And the technological innovations go on and on. In California, scientists have improved on the efficiency of algal biomass production for fuel (see the 14 July issue of Science, page 120). We currently use corn biofuels in most of our gasoline, which is a government perk that corn farmers love, but corn biofuel does not reduce carbon emissions very much. We now have improved methods of cellulosic biofuel production, for instance in switchgrass. Switchgrass and other cellulosic biofuels can be produced without cultivation, and without fertilization, in marginal land, leaving the good farmland to raise food (such as corn) for people (see Science, 30 June 2017, page 1349).

But none of this matters, because the Trump Administration has removed all incentives for reducing carbon emissions. Just when we were about to meet the goals, the goals vanish. American ingenuity down the drain.

The best example of all was that allowing women in poor countries to have access to education and to contraception greatly improves their lives because they can then have fewer children (and provide more resources and attention to the (usually) two that they do have). Their lives are vastly improved. According to Hawken’s calculations (similar to those of Michael Bloomberg, J. P. Morgan Chase, and the World Bank), helping women in poor countries is the single most significant factor in reducing greenhouse emissions.

What’s there not to like?

Win-win and common-sense solutions almost never work because, while they are in the interests of almost everyone, they are not in the interests of political and religious leaders. Political leaders think only of how they can get more power or campaign contributions. And religious leaders (such as fundamentalist Christian and Muslim preachers) actively oppose birth control. The blindness created by and parasitized by our political and religious leaders will keep us from even doing the things that would make life better for all of us for reasons unconnected to global warming. Led by the United States, the world will plunge into a global warming nightmare.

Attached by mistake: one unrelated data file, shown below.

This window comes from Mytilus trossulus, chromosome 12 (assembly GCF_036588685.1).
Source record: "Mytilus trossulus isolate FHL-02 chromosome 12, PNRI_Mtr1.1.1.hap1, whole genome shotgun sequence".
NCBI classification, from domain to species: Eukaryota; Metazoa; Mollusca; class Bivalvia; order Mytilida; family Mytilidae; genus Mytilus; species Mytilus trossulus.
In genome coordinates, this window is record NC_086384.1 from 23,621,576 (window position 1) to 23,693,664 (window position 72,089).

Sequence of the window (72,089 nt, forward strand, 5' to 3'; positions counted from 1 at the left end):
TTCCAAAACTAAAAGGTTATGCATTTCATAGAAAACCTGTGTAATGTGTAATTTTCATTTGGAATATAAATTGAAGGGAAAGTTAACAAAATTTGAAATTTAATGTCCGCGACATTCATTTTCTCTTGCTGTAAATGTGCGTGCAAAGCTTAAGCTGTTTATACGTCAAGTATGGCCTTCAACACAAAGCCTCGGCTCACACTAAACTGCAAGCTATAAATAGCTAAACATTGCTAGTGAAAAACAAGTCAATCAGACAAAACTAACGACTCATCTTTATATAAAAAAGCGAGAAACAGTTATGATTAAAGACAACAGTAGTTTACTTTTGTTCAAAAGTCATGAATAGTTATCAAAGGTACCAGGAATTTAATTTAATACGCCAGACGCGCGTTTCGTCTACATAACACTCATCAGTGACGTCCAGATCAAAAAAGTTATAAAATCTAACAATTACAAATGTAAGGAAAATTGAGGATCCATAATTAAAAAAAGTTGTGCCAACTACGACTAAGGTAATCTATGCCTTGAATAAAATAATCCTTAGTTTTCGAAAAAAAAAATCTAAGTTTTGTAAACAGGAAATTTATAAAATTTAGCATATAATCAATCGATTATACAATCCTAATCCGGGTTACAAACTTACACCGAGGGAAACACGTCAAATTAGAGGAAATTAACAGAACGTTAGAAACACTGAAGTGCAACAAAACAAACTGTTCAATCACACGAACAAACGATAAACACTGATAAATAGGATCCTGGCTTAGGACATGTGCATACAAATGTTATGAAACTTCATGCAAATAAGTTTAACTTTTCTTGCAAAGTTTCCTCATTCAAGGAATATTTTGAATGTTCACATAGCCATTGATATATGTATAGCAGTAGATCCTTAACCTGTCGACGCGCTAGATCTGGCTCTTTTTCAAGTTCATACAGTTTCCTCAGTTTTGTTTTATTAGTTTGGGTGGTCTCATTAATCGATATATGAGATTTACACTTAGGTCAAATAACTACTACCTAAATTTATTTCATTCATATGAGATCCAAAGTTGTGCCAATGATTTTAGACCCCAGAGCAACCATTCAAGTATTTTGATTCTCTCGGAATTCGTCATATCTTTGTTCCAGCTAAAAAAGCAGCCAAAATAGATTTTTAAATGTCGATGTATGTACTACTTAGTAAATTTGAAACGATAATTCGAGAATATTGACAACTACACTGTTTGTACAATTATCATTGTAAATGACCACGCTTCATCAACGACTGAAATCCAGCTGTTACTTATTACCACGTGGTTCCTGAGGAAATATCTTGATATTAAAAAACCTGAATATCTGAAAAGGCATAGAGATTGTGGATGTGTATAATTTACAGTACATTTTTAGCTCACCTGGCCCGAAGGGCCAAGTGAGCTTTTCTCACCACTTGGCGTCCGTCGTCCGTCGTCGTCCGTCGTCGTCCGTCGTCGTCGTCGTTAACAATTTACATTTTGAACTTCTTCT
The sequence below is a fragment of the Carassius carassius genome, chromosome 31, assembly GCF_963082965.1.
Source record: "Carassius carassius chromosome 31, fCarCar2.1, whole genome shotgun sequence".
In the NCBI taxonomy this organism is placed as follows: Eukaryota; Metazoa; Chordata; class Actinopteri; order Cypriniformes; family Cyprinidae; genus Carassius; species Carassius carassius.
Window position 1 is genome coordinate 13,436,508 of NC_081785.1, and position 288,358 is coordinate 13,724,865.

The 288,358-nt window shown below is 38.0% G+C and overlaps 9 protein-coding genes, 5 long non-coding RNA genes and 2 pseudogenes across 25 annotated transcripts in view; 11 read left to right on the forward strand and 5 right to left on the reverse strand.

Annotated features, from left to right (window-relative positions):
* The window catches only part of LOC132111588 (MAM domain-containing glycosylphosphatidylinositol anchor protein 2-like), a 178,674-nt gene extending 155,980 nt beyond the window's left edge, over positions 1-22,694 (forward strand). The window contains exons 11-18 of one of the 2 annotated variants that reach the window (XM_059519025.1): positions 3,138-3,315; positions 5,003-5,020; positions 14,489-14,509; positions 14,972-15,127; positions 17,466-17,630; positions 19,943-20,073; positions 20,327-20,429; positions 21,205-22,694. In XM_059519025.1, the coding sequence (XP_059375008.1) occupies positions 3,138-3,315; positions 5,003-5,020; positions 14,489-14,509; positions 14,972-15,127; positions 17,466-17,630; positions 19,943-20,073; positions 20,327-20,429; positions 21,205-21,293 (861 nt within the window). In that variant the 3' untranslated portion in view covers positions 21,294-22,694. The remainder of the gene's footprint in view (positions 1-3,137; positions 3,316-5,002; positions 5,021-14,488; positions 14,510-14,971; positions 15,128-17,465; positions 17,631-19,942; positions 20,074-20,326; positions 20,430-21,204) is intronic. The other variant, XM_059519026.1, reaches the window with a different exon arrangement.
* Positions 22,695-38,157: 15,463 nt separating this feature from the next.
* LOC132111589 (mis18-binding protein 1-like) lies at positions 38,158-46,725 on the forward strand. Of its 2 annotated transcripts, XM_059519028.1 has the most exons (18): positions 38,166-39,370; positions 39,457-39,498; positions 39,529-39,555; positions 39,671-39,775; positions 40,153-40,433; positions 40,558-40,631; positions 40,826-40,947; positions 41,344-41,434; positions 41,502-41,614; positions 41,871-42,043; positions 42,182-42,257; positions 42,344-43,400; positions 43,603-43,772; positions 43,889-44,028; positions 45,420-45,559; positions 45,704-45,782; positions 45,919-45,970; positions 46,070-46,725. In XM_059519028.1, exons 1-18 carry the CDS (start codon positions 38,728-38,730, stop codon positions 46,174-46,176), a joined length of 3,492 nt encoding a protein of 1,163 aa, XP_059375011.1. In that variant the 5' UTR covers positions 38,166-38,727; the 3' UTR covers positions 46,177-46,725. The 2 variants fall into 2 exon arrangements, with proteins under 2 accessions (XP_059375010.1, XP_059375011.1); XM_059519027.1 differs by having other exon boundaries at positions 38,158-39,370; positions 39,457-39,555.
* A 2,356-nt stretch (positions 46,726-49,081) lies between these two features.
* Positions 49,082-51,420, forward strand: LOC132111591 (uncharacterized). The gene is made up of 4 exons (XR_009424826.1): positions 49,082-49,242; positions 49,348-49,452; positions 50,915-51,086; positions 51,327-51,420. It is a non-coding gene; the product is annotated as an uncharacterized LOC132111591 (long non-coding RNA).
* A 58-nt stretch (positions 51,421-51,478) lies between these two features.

Dieter Helm’s Burn Out (reviewed in Science, 19 May 2017, page 709) explains that our economy will shift away from fossil fuels unless, or even if, we actively try to keep it from doing so. I hope that the dedicated efforts of the conservatives does not totally prevent this from happening.


What hope can we have if, each day, we are relieved when President Trump has not yet started a nuclear war?

Wednesday, August 9, 2017

Intelligent Design vs. Writing a Novel

In summer, I have time to write novels. Maybe someday I will actually publish one.

Writing a novel is one of the closest experiences a human can have to being a Creator. The writer creates a world that must make internal sense, and in which something meaningful happens to characters about whom a reader can care. There has to be what one agent called a “redemptive arc,” in which the character’s struggles are resolved, even if the character dies. There has to be a balance; if I introduce some important force into the story, I have to have it as part of the resolution, and not leave it dangling. Perhaps most important, every scene must advance the plot in some way. Especially in today’s fiction market, there is no room for casual “asides.” (One famous example of an “aside” occurs in All the King’s Men, the novel about a corrupt governor in the early twentieth century, in which Robert Penn Warren inserted a totally unrelated story about adultery in the Civil War era.)